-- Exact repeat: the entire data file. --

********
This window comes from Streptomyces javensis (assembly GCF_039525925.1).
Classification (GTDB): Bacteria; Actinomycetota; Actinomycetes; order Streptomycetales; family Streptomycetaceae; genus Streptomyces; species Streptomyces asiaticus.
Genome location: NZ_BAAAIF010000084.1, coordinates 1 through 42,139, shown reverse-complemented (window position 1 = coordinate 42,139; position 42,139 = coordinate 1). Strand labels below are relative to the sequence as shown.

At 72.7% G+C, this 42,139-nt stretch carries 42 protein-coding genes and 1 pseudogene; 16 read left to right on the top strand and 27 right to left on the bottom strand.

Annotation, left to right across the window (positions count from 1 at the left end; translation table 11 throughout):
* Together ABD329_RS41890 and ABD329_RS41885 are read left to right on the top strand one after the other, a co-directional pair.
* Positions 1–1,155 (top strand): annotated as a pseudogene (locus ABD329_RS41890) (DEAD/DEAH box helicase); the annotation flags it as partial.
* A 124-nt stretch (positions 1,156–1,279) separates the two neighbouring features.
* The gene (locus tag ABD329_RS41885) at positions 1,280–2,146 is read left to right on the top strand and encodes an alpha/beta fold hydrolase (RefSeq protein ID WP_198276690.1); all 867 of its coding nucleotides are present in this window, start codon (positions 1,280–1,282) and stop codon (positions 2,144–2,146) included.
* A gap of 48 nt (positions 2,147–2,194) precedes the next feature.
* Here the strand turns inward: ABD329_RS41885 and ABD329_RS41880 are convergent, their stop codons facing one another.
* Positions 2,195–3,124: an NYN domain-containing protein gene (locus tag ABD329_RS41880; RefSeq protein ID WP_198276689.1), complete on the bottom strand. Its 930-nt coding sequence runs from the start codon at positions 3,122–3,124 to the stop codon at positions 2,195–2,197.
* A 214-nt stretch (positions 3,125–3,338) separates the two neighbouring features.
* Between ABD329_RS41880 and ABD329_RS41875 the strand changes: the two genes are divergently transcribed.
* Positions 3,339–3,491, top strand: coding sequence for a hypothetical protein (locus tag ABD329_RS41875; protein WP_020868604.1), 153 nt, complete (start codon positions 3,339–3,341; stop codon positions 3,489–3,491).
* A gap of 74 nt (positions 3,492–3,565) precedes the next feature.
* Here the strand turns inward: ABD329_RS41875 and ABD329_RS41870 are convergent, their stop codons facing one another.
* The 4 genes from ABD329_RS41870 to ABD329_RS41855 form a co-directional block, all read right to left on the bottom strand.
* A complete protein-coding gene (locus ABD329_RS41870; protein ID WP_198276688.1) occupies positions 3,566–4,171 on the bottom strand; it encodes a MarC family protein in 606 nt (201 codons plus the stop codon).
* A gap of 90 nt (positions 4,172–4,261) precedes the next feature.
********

This window comes from Streptomyces javensis (assembly GCF_039525925.1).
Classification (GTDB): Bacteria; Actinomycetota; Actinomycetes; order Streptomycetales; family Streptomycetaceae; genus Streptomyces; species Streptomyces asiaticus.
Genome location: NZ_BAAAIF010000084.1, coordinates 1 through 42,139, shown reverse-complemented (window position 1 = coordinate 42,139; position 42,139 = coordinate 1). Strand labels below are relative to the sequence as shown.

At 72.7% G+C, this 42,139-nt stretch carries 42 protein-coding genes and 1 pseudogene; 16 read left to right on the top strand and 27 right to left on the bottom strand.

Annotation, left to right across the window (positions count from 1 at the left end; translation table 11 throughout):
* Together ABD329_RS41890 and ABD329_RS41885 are read left to right on the top strand one after the other, a co-directional pair.
* Positions 1–1,155 (top strand): annotated as a pseudogene (locus ABD329_RS41890) (DEAD/DEAH box helicase); the annotation flags it as partial.
* A 124-nt stretch (positions 1,156–1,279) separates the two neighbouring features.
* The gene (locus tag ABD329_RS41885) at positions 1,280–2,146 is read left to right on the top strand and encodes an alpha/beta fold hydrolase (RefSeq protein ID WP_198276690.1); all 867 of its coding nucleotides are present in this window, start codon (positions 1,280–1,282) and stop codon (positions 2,144–2,146) included.
* A gap of 48 nt (positions 2,147–2,194) precedes the next feature.
* Here the strand turns inward: ABD329_RS41885 and ABD329_RS41880 are convergent, their stop codons facing one another.
* Positions 2,195–3,124: an NYN domain-containing protein gene (locus tag ABD329_RS41880; RefSeq protein ID WP_198276689.1), complete on the bottom strand. Its 930-nt coding sequence runs from the start codon at positions 3,122–3,124 to the stop codon at positions 2,195–2,197.
* A 214-nt stretch (positions 3,125–3,338) separates the two neighbouring features.
* Between ABD329_RS41880 and ABD329_RS41875 the strand changes: the two genes are divergently transcribed.
* Positions 3,339–3,491, top strand: coding sequence for a hypothetical protein (locus tag ABD329_RS41875; protein WP_020868604.1), 153 nt, complete (start codon positions 3,339–3,341; stop codon positions 3,489–3,491).
* A gap of 74 nt (positions 3,492–3,565) precedes the next feature.
* Here the strand turns inward: ABD329_RS41875 and ABD329_RS41870 are convergent, their stop codons facing one another.
* The 4 genes from ABD329_RS41870 to ABD329_RS41855 form a co-directional block, all read right to left on the bottom strand.
* A complete protein-coding gene (locus ABD329_RS41870; protein ID WP_198276688.1) occupies positions 3,566–4,171 on the bottom strand; it encodes a MarC family protein in 606 nt (201 codons plus the stop codon).
* A gap of 90 nt (positions 4,172–4,261) precedes the next feature.